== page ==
Jeremy Weisz 4:39
Yeah, I want to walk through a scenario so people kind of dig their teeth into what we’re talking about. So we’ll talk about a bead A B example and a b2c example. And there was a wood manufacturing place of all types of businesses, and how does that work with with them?
Justin Croxton 4:58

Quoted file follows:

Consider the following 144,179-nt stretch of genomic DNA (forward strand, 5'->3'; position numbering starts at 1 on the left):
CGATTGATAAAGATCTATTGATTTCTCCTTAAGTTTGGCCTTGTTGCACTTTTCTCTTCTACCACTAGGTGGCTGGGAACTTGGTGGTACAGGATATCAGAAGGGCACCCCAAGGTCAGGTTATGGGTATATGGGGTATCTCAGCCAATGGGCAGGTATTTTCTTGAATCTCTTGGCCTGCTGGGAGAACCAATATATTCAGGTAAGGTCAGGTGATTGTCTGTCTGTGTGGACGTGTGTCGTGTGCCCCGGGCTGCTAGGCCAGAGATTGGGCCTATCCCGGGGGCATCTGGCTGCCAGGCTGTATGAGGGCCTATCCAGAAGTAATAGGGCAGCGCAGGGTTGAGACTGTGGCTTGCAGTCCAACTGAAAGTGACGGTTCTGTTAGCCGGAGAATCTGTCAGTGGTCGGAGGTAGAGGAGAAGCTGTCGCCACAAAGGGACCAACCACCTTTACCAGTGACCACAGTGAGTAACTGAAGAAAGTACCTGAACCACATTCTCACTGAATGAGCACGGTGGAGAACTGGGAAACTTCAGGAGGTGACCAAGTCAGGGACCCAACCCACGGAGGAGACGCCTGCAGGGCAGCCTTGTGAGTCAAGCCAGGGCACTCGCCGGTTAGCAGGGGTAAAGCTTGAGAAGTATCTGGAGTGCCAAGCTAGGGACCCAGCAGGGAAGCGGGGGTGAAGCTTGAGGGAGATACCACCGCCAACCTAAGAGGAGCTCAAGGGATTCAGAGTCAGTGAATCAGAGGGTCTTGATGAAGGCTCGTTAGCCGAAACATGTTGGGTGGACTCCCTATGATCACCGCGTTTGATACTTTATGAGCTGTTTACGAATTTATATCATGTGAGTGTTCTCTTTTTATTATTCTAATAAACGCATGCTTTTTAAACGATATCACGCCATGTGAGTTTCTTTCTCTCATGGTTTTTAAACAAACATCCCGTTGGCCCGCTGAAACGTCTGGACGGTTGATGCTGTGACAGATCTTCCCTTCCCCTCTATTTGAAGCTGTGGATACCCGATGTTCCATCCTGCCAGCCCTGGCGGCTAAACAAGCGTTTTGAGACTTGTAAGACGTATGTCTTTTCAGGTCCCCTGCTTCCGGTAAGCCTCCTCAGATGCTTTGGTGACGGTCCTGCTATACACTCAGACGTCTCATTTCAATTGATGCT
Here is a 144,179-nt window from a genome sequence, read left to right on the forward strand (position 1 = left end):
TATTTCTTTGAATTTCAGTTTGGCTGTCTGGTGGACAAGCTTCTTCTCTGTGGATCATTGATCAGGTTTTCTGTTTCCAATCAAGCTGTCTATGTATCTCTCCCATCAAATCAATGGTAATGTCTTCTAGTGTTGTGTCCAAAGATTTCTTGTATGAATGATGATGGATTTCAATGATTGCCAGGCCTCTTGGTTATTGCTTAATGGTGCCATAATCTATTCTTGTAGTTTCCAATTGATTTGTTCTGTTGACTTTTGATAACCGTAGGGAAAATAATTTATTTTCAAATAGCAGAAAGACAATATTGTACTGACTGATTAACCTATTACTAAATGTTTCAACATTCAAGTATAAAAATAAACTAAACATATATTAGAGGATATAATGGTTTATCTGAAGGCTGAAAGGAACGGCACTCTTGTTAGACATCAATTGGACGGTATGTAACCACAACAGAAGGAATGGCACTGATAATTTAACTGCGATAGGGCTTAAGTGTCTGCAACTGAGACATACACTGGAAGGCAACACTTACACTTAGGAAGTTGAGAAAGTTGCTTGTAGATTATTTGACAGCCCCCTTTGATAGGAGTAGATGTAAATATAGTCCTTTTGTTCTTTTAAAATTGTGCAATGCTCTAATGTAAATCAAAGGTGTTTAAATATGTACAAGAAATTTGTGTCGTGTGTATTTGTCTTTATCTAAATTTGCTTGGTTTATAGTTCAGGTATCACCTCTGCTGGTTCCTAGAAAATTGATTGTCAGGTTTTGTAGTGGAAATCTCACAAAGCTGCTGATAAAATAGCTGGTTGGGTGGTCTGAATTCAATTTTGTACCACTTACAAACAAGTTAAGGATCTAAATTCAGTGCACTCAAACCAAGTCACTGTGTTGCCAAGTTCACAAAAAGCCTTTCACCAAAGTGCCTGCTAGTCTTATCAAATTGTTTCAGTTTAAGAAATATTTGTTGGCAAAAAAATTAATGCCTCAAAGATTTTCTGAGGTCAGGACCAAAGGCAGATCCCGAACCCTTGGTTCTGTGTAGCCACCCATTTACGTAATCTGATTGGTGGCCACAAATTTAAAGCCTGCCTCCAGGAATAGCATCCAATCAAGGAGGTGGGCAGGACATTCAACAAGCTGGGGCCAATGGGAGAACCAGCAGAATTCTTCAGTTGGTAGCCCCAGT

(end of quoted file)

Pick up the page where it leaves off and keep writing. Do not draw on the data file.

Yeah, great examples. So You know, we have a number of clients in the b2b space, this one was employed manufacturer they are, I mean, they are international organization, not a huge budget, but something that’s relatively respectable. They’re the machines, they do like CNC routers, that kind of thing. And so normally, you know, they’re going to be making not, these aren’t just the CNC router that you sell at Home Depot, I mean, these are the big industrial slides, industrial size ones, where they’re going to go for 50, grand upwards of $500,000 per sale, who are their type of who are their customers? Yeah, exactly. Their customers are sort of the how you say this, the, the leadership, and in, in, in not project management, but those individuals that oversee plant cabinet making, you know, companies, so it may be that company, it also might be the production line manager, that person that makes those decisions. And so part of the goal for us is to, you know, get it get our message in front of those individuals. And so we had, you know, as I was mentioning, taking in more of an omni channel approach to this, you know, we decided to do a few things. The first was to geofence a list of individual companies in those manufacturing plants, that does a lot of the wood making, you know, like cabinets and things of that nature. So that was the first order of business trying to get our message in front of those folks, there was an allocated spend just to that, and we would go into our tools, and